There are a fair few Blake’s 7 stories that exist in a “so-so” territory, either indifferent or kind of crap but watchable. This is the former, and Bob Holmes’ weakest of four stories for the series. He’s saddled with Tarrant and Dayna as his leads, which would be the undoing of even the best of writers, but doesn’t help matters with a standard issue Federation rebellion (on Helotrix) storyline. To soften the dull thud, Christopher Neame does his best Federation officer-as-a-Nazi act, and there’s a tremendously eccentric turn from Edgar Wreford as Forbus (the inventor of super drug Pylene 50). Alas Servalan, now in the guise of Commissioner Sleer, has to go and make her first of numerous Season Four appearances.
Avon: Ah well. Tarrant is brave; young; handsome. There are three good reasons for anyone not to like him.
Space Rats, man. One of the most resolutely early ‘80s-looking episodes. In which some badly tattooed (with marker pen?), pseudo-Mad Max 2 punks on three-wheeled trikes lark about in a sand pit (doubling for the planet Caspar). Avon’s attempts to fit-out Scorpio see him procuring the services of Doctor Plaxton (Barbara Shelley), prisoner of the Rats (led by Damien Thomas’ Atlan) and inventor of the stardrive. Fairly run-of-the-mill until it reaches a first rate, and cruelly downbeat, climax where Scorpio’s survival depends on Plaxton.
Vila: They're maniacs, psychopaths! All they live for is sex and violence, booze and speed. And the fellows are just as bad.
Breakdown is tedium incarnate for a good half of its running time, as gurning Gan’s limiter goes on the fritz and he begins sporadically attacking the crew and the ship. This reaches its mirthful highpoint when, after letting him loose for more carnage, Cally defends herself with “I thought he was normal again”. Then, quite suddenly, the episode becomes very good indeed, as we’re introduced to scheming surgeon Professor Kane (an outstanding Julian Glover), Gan’s potential lifesaver. Elsewhere, Avon’s mulling of getting shot of both the ship and Blake reaches a head. We also see ruthless Blake threatening to destroy the surgeon’s hands. Be warned; this has one of those unbearable crap joke, all-laugh-about, endings.
Avon: In the unlikely event that we survive this, I’m finished. Staying with you requires a degree of stupidity of which I no longer feel capable.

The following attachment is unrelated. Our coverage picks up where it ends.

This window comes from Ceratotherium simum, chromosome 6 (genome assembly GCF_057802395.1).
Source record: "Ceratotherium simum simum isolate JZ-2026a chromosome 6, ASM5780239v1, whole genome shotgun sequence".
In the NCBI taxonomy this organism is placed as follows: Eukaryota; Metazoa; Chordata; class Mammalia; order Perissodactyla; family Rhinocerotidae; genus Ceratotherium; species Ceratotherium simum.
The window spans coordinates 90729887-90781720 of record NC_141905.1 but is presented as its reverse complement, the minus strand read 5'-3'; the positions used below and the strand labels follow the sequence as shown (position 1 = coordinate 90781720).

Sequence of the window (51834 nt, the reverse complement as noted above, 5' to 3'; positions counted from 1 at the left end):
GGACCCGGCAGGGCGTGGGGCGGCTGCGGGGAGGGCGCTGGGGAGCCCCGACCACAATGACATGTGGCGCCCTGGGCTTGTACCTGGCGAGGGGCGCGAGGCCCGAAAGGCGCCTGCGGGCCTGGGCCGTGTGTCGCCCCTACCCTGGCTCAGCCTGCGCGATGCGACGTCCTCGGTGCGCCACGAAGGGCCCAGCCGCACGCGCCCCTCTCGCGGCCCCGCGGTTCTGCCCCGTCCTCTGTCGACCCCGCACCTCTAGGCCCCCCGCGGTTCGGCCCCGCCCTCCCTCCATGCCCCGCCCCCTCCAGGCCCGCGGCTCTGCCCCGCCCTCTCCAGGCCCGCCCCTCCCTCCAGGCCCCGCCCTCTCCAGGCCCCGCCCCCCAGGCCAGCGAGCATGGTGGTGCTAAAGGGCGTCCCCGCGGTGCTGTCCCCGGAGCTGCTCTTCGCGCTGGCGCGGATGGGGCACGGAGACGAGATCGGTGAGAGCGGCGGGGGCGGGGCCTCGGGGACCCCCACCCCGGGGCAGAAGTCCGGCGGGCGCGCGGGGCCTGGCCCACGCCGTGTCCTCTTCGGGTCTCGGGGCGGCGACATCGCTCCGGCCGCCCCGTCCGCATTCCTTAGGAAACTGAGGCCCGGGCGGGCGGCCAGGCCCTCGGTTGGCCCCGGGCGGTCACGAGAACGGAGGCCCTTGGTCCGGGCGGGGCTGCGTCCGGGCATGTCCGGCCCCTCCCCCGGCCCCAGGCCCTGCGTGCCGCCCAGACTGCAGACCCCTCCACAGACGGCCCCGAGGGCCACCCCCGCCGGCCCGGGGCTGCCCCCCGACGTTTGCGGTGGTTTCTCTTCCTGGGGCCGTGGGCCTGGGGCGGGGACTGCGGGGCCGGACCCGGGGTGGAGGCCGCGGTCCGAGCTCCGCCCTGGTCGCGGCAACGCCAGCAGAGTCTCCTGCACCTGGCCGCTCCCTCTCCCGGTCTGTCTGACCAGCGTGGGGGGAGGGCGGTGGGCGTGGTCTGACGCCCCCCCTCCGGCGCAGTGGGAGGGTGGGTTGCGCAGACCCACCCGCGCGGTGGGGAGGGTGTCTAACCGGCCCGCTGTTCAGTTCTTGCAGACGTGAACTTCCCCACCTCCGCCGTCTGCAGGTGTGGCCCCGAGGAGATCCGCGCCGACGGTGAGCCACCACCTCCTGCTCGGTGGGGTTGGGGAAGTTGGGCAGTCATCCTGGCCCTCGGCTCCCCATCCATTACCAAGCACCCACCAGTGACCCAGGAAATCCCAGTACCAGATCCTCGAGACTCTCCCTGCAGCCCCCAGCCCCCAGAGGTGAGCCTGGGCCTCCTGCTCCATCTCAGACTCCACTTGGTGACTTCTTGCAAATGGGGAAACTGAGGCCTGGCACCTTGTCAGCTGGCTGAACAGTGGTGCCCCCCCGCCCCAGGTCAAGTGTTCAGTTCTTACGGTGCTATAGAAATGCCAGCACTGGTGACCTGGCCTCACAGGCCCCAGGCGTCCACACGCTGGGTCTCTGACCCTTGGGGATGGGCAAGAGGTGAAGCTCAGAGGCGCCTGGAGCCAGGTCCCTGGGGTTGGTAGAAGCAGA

34: The Web
The Web is weird and wonderful. And also a bit shit. Any episode with an alien design achieved by an actor sticking his head through a piece of chipboard has some issues. But it’s also quite imaginative, both conceptually and in the eerie wooded ambiance achieved by director Michael E. Briant; a scientifically advanced elite living in a prefab shack besieged by tiny Decimas. Blake and Avon engage in an ethical debate, but the former’s apparent siding with the angels receives a bit of a shakeup when we see the Decimas’ bloodthirsty destruction derby. The newly joined Cally is well used during the first half of the story (she’s a bit of a seventh wheel in the first two seasons) and Jenna gets possessed, but mostly this is about Blake and Avon.
Gan: I don’t think Blake would agree to that.
Avon: There will come a time when he will not be making the decisions.
33: Project Avalon
Another Season One episode where director Briant piles on the polish, as the crew attempts to make contact with Avalon (Julia Vidler, the weak link in the cast) on an icy world. By this point, Travis’ weekly traps for Blake are becoming a somewhat de rigueur. Surprisingly, Federation pursuit ships give chase to the remaining Liberator crew. Just for a change. Still, there’s a nicely nasty sequence showing the effects of the plague Travis plans to unleash, the return of Season One’s superstar Shitbot, Glynis Barber as a Mutoid, and a couple of well-staged shootouts culminating in a fine catch by the eye-patched one.
Servalan: Oh, Travis, you know better than that. In my position one never approves anything until it is an undisputed success.
Avon becomes the saviour of a long-dead race while primitives lurk in the surrounding wilderness. All very familiar, but lent a certain panache by Briant and the money-can’t-buy added production value of snowy Cephlon locations. The Liberator-held-hostage-by-Ensor (Tony Caunter) B-plot isn’t up to much, but the series’ B-plots often aren’t. Much fun is to be had from the worshipful attitude of Meegat (Suzan Farmer) towards Avon and Vila’s disparaging responses.